Saving Private Ryan captured $215 million in U.S. theaters in 1998. Now Steven Spielberg's World War II epic has been honorably discharged to home video. And while the gore factor of its 24-minute opening scene on Omaha Beach will be less intense on the small screen, bullet-riddled bodies, severed limbs, disemboweled torsos, spurting arteries and decapitations will still upset most viewers. Should Spielberg's noble intentions and Ryan's proclaimed "educational value" sway families? Consider first a few of the film's non-violent, yet troubling, particulars.
Foul language includes over 30 f- and s-words. On the battlefield, soldiers reminisce about sexual exploits back home (one young man recalls trying to have sex with an "ugly" schoolgirl in his father's barn). As for respecting faith and God, Ryan wobbles on both sides of the fence. It shows soldiers praying sincerely, but depicts one sniper as mentally unbalanced (he prays each time he kills a man).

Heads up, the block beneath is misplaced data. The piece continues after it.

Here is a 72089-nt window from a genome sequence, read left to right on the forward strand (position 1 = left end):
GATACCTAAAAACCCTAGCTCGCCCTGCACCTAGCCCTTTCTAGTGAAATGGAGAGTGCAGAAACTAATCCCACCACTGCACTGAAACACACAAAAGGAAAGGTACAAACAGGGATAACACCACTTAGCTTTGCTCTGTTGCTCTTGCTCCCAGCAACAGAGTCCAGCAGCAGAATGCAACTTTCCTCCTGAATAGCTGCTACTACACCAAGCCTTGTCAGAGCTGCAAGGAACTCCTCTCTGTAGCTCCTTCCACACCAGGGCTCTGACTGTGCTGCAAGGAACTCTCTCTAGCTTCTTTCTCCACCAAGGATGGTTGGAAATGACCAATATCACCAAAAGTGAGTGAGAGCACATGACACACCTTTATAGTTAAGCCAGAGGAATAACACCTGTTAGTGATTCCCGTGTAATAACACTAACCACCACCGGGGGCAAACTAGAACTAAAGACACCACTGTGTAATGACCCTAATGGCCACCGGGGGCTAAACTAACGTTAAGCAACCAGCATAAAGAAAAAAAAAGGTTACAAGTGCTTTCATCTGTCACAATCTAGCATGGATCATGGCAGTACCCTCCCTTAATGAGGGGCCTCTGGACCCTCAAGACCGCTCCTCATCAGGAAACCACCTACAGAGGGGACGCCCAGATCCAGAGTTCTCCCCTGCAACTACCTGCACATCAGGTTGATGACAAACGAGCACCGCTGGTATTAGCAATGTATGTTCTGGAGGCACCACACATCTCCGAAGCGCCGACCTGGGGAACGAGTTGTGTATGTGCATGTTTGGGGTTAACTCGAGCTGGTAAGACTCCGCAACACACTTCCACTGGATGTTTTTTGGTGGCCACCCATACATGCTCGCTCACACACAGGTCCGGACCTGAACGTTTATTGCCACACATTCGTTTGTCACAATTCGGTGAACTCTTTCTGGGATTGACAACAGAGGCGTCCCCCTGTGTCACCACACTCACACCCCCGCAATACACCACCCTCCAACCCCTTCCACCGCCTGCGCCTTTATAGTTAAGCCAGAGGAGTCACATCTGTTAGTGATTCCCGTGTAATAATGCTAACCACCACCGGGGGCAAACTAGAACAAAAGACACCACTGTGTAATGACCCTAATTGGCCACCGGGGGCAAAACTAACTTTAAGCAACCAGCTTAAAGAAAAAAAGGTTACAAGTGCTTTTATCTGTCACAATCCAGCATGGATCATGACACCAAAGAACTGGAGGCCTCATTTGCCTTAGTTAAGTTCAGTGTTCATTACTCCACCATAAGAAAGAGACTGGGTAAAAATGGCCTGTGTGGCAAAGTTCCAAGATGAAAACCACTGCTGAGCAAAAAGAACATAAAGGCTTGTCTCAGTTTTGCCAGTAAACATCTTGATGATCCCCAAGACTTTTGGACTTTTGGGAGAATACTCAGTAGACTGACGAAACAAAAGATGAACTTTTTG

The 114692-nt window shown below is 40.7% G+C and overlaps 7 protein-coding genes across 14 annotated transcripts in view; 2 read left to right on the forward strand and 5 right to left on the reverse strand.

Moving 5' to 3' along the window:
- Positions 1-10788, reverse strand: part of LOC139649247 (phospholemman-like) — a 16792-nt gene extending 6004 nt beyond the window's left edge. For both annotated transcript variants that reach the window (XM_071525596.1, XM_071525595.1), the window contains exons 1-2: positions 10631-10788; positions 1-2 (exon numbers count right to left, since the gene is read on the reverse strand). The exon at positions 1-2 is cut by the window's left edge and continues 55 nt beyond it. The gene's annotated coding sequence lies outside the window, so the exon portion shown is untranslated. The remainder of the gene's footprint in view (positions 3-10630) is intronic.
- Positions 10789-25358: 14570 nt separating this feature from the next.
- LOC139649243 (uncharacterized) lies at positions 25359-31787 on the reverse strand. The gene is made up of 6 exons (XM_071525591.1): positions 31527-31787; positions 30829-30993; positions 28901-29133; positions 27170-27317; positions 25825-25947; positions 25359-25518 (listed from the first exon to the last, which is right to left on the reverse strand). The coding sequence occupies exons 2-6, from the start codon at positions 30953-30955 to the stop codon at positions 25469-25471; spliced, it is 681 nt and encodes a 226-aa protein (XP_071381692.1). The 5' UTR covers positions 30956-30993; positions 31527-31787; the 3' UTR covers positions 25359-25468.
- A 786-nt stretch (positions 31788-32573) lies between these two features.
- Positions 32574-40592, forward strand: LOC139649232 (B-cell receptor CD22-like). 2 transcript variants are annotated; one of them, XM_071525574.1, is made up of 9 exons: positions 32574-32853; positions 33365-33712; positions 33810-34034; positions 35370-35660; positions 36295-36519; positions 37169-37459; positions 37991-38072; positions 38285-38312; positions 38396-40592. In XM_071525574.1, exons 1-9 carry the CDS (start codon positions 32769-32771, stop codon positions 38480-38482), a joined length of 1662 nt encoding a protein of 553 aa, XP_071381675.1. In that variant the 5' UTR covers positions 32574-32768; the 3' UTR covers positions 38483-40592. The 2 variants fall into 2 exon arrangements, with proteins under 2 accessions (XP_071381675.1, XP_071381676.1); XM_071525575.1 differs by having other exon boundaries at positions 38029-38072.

As family-night entertainment, Ryan is a casualty. But as a morality tale underscoring the horror of armed combat, it accomplishes its mission brilliantly. It reveres the ultimate sacrifice made by young soldiers who paid with their lives for our freedom. The bottom line? Young children should never view these atrocities. As for teens, parents must weigh the significant negatives—extreme violence at the forefront—before letting adolescents enter the killing fields of Saving Private Ryan.
Crude or Profane Language
Drug and Alcohol Content
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Readability Age Range
Tom Hanks, Tom Sizemore, Jeremy Davies, Edward Burns, Giovanni Ribisi, Matt Damon, Adam Goldberg, Ted Danson, Vin Diesel
Steven Isaac Steven Isaac